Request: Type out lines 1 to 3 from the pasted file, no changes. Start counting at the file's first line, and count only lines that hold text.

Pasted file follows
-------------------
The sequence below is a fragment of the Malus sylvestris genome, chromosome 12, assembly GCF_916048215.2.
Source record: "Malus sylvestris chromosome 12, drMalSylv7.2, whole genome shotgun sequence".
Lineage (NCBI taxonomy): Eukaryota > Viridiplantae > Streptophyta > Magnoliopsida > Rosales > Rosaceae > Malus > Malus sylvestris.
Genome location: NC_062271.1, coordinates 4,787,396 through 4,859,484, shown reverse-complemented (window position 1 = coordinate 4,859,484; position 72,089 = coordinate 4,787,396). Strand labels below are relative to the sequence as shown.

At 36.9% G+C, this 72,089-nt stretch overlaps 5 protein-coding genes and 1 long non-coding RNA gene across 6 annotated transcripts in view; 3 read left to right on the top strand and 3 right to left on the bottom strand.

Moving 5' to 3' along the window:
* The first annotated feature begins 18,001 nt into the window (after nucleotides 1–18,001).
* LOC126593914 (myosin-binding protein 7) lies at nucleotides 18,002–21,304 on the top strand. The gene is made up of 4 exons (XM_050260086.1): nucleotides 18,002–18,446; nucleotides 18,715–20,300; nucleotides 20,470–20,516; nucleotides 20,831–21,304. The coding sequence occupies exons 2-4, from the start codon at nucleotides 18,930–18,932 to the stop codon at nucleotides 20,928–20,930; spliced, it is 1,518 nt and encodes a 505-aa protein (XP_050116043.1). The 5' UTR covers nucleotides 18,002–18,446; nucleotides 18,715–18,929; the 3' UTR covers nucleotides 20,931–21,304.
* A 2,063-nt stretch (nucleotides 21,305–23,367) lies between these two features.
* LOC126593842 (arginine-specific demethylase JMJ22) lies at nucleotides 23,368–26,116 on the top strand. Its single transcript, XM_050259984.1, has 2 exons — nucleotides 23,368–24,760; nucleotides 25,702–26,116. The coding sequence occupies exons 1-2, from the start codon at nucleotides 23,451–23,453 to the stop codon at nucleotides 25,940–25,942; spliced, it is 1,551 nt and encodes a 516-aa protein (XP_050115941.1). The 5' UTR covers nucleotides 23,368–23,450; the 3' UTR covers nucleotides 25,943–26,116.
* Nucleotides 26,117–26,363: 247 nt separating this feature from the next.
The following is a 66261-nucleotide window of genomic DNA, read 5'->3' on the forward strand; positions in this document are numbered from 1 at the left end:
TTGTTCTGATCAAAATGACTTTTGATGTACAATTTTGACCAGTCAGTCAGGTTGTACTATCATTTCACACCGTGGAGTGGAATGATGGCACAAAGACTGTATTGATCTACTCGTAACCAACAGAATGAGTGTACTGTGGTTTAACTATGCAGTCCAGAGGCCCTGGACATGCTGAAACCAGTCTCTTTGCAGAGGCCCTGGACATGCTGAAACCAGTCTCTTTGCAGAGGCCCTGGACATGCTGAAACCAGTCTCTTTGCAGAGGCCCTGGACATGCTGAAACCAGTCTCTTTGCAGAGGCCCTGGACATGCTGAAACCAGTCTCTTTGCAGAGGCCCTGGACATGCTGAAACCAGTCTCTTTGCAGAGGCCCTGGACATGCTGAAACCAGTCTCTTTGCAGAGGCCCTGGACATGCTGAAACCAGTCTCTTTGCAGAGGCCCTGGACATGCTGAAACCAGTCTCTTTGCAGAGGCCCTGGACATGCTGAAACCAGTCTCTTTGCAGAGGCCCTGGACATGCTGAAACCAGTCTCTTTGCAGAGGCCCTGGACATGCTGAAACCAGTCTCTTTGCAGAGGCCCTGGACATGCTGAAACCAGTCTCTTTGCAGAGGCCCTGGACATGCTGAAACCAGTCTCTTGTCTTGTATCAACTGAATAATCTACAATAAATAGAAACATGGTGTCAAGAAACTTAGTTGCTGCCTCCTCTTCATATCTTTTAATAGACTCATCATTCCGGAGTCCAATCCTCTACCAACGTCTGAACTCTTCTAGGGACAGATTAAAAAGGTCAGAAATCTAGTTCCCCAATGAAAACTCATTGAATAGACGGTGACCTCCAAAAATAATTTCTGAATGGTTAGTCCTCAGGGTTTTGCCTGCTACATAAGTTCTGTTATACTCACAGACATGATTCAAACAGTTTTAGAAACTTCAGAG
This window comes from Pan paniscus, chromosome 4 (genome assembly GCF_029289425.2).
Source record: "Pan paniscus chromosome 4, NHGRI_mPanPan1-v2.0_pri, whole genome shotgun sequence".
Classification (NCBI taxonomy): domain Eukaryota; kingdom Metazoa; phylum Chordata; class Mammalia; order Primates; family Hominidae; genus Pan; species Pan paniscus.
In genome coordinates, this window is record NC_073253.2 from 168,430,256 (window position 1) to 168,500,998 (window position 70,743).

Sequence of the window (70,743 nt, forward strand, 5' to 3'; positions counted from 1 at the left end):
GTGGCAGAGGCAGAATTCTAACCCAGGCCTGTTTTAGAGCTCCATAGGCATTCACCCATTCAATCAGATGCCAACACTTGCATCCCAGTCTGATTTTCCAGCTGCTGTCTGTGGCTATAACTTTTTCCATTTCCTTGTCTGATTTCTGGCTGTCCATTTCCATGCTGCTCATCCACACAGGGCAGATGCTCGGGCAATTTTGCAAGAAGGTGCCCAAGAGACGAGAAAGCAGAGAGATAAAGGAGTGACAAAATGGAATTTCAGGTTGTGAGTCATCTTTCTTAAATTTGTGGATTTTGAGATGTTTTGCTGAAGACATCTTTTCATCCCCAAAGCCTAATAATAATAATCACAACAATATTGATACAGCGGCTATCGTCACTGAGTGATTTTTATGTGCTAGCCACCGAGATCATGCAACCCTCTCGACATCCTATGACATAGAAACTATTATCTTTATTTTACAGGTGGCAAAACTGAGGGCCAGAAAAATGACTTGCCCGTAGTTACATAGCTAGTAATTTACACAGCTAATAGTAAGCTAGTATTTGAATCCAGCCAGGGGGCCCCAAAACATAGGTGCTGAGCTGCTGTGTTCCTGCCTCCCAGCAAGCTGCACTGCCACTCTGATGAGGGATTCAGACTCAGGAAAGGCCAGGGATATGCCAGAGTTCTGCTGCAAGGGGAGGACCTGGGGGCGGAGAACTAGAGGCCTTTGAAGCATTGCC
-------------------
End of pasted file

The sequence below is a fragment of the Malus sylvestris genome, chromosome 12, assembly GCF_916048215.2.
Source record: "Malus sylvestris chromosome 12, drMalSylv7.2, whole genome shotgun sequence".
Lineage (NCBI taxonomy): Eukaryota > Viridiplantae > Streptophyta > Magnoliopsida > Rosales > Rosaceae > Malus > Malus sylvestris.